Edit Record

Edit record will update an existing record. Editing a record is a full object replacement, which means the data you update the record with will replace the existing data.

At times you may wish to update a record by merging new data with existing data. To do this you you will need to first get the existing data, manipulate it to include the new data then update the record using the edit record function.

Other times, you may wish to update a field of a record only if the input for that field has a value. You can use conditional logic or conditional filters to conditionally edit the fields of a record.

The Edit Record function finds the record to update based on a single field look up. By default, this field is set to the ID but you can change it to any field you want.


Finding the record:

  • Field name: This is the name of the field (column) in your database table that you want to find the record by. Field name will be defaulted to the ID field but you can open the dropdown selector to choose from the list of different fields in the database table.

  • Field value: This how you find the record based on the value of the field name. The field value is typically an input but can also come from things like a variable or the authenticated user ID.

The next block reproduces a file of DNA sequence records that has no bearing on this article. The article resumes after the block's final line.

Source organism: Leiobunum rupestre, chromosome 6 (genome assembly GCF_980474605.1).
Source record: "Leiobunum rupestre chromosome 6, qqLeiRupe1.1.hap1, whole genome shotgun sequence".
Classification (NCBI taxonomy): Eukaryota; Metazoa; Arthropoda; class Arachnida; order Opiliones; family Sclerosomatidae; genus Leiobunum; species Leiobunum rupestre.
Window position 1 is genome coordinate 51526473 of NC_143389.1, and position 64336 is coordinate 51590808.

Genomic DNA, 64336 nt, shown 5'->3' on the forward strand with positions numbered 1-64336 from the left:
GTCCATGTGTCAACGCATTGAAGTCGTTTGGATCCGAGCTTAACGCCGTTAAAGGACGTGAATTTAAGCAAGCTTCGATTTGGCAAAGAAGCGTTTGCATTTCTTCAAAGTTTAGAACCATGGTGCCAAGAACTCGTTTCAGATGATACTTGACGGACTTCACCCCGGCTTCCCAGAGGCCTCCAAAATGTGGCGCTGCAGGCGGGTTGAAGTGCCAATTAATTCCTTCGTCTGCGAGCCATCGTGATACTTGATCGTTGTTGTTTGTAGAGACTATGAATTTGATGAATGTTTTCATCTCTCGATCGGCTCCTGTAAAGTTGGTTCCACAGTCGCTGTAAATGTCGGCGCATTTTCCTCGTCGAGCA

The metadata is the section that contains the different fields of the record from your database table.

You can choose to ignore or hide a field if you do not wish to update it at all by toggling the icon in the top right corner of the field name box.

The magic wand allows you to apply a single variable to all the fields at one time. This is useful when you have many fields and you are getting all or most of the data from the same variable.


The output is what data is returned in the return variable as a result of the function. You can customize which fields are to be included, use Addons to extend the data, or customize the name of the return variable.


Settings allow you to add a description to the function. This will be displayed in the function stack to help you understand each step when you have complex function stacks.

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